The Unnatural History of the Sea. 2007 Island Press , Washington , D.C. 456 pp. $28 (hardcover). ISBN 1-59726-102-5.T
For many of us who lament the rapid loss of numerous species from habitat destruction, it may be interesting to learn from a review of our not-too-distant past that we are in good (or rather bad) company with generations past. What is currently happening to species worldwide is the continuation of a centuries-old trend. Nowhere is this more obvious than in the sea. In The Unnatural History of the Sea, Callum Roberts takes the reader on a journey back in time through the bloody tragedy of man's encounter with ocean denizens, many of whom are long gone as a result.
Steller's sea cow, the great auk, the Atlantic gray whale, and other lesser-known species were completely decimated. Other species came close to extinction and currently inhabit extremely limited portions of their former range (e.g., the sea otter). Scientifically, reconstructing the history of population fluxes is invaluable, particularly for conservation science because baseline populations are used for determining sustainable yields and restoration goals and for evaluating achievement of conservation efforts. Roberts points out that some current species-saving initiatives deemed successful are misleading because populations existing before modern onslaughts, many of which began during the 17th and 18th centuries, have been incorrectly estimated (e.g., Roman & Palumbi 2003).
Roberts’ strength lies in his descriptive passages that are simply riveting (e.g., descriptions of a whale hunt and of the mid-18th century expedition to Bering Island that opens the book). These recreate the oceans of the past in their abundance and treachery and were derived from numerous firsthand accounts and extensive research. Roberts tells us when many types of hunting and fishing practices began (e.g., records of whaling date back as far as 6000–1000 B.C.) and how they evolved. He conjectures about what caused the end of some species. The Steller sea cow, for example, may have died off because sea otters were culled to the extent that sea urchins, the otters’ prey, became so numerous that they decimated the coastal kelp beds that sustained the sea cow. Roberts also details the first measures taken to counter overfishing, some as early as the mid-1200s, and gives a solid indication of their success or failure.
One gets the sense that the hardships (such as piracy, backbreaking labor, disease, and the hazards of shipwreck) endured by early explorers and hunters was well compensated by the plethora of natural resources that surrounded those who ventured out to sea. Today's nature lovers would rejoice to experience some of the abundance Roberts describes. One account from the early 1500s relayed, “So compact are the cod shoals arriving in Vestfjorden [Norway] that a dropped sounding lead may rest on the silvery mass.” In another passage, sailors describe fish lying on one another in the waters of Chesapeake Bay and trying to catch them with frying pans.
But seafarers and shoremen spent little time rejoicing in nature's bounty. Until recent history, any account of ocean flora or fauna focused on how to effectively kill and consume it. Roberts writes of both collective temporal and geographic amnesia. The former occurs as each generation comes to view the environment they experience as normal causing deterioration to pass unnoticed. The latter brought people to believe that dwindling wildlife populations only meant these populations had moved elsewhere. These phenomena have continued right up to present day.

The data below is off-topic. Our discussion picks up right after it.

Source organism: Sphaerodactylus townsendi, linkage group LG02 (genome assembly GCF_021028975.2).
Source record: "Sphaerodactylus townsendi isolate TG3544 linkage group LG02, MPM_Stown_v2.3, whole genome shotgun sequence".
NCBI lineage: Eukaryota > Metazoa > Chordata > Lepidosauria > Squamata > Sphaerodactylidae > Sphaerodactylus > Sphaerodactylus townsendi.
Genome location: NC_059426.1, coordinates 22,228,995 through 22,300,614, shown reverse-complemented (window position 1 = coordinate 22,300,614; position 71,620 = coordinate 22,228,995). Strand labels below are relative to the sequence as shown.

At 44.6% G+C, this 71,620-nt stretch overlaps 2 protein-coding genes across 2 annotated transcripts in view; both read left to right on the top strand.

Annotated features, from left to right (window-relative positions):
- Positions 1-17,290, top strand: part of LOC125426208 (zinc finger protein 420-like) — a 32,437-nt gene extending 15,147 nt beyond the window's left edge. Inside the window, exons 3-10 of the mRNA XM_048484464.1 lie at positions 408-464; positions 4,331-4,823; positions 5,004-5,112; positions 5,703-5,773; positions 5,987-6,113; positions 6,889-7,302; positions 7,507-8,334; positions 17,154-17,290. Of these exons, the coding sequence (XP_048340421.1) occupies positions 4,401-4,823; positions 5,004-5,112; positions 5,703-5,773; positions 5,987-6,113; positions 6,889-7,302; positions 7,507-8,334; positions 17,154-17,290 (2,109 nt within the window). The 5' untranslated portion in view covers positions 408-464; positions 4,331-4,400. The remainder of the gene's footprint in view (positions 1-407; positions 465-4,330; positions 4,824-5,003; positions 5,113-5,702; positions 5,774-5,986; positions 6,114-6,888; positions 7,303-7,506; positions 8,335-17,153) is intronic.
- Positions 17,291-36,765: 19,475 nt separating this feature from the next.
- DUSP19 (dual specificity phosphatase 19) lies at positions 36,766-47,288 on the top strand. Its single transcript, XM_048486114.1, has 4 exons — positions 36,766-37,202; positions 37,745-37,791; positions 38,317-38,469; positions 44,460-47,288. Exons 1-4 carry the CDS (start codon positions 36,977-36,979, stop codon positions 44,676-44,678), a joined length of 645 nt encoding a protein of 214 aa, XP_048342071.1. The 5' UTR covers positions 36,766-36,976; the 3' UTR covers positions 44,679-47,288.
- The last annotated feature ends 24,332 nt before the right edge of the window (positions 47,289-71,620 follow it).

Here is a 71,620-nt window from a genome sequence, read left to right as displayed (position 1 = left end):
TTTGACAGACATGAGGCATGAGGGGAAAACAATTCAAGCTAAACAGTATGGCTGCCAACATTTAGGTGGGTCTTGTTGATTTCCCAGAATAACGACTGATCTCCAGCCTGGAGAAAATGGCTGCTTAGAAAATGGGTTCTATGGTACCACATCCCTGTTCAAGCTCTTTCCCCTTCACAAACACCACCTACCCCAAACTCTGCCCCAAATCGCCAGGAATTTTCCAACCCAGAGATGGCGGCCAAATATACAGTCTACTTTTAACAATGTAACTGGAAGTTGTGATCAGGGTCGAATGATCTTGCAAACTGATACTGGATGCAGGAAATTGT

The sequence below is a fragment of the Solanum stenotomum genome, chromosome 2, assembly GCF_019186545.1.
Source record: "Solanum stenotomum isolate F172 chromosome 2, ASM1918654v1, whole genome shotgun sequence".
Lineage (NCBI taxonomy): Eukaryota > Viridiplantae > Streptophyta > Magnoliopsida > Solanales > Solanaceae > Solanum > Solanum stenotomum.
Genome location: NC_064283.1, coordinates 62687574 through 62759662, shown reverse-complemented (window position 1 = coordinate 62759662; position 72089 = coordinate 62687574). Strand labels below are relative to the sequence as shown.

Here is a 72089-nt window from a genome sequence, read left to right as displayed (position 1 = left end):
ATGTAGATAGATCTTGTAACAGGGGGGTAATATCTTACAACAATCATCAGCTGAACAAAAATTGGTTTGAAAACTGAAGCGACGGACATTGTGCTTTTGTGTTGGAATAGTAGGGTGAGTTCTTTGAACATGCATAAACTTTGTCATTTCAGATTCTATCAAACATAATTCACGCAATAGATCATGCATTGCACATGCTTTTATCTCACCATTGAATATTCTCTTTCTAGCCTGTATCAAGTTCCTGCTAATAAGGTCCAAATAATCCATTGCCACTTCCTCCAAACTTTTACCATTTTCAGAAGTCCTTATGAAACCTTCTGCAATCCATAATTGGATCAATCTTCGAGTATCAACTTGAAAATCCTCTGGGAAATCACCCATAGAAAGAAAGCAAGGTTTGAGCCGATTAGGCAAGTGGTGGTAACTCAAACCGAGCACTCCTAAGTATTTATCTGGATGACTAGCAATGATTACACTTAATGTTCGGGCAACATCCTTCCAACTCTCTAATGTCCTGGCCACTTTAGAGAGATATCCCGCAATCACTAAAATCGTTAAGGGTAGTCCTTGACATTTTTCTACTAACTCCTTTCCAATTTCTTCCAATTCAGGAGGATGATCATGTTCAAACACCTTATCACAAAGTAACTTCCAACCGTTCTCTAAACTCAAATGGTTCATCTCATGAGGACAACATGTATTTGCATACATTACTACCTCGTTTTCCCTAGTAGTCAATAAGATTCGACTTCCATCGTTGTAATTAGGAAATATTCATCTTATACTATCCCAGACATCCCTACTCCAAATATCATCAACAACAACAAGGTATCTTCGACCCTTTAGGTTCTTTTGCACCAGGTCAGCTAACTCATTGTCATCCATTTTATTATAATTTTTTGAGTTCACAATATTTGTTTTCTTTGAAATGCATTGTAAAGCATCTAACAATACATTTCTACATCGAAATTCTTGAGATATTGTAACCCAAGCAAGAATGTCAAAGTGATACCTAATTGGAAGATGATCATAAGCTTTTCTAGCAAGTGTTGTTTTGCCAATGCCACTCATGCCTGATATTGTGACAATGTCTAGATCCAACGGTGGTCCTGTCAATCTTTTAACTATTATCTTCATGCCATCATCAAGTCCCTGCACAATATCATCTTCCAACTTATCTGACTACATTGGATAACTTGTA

One shortcoming of the book is Roberts’ focus on exclusively Western society's exploitation of the sea. He touches briefly on how the first Europeans arriving in the New World encountered dense populations of Native Americans living all along the coasts. While briefly admitting that these native populations also affected the sea, Roberts fails to tell us how and to what extent. In regards to more recent assaults on ocean ecosystems, Roberts concentrates on fish capture and largely ignores other impacts, such as those from mariculture, water quality degradation, and climate change.
But going back in time, from Western exploitation that began as mostly European exploitation, it is clear that the consequences of industrialized fishing are catastrophic. About half way through the book, the reader wonders how any redemption is possible. Fish and animal populations are slaughtered so thoroughly and conservation is so inadequate that “natural” species stand no chance whatsoever. (With the book's title, Roberts suggests that anthropogenic actions are “unnatural.”) It is hard to see how Roberts can conclude his chapter on the disastrous consequences of overfishing with “it doesn't have to end like that.”
Clearly there is hope that the tide can yet be turned, in the author's view, by reforming fisheries management, establishing marine protected areas, and integrating the 2. Roberts reports on some of his own research. On the basis of his findings and others, he makes a justified and well-founded case for marine reserves to rehabilitate marine ecosystems and restore fisheries (e.g., Murawski et al. 2000; Gell & Roberts 2003). A couple of his 7-point fisheries management reforms are less convincing. He largely ignores implementation issues related to mandatory keeping of bycatch and bykill. Similarly, expecting politics to be eliminated from fisheries management decisions seems naïve.
From this intense and frequently heart wrenching tale of tragedy, Roberts does offer hope. All in all, Roberts’ use of quoted accounts, his engaging narratives, and personal reflections plus well-researched factual material make this book highly accessible to the layman and invaluable to the scientist. It is a must-read for all those concerned about marine conservation and species preservation overall.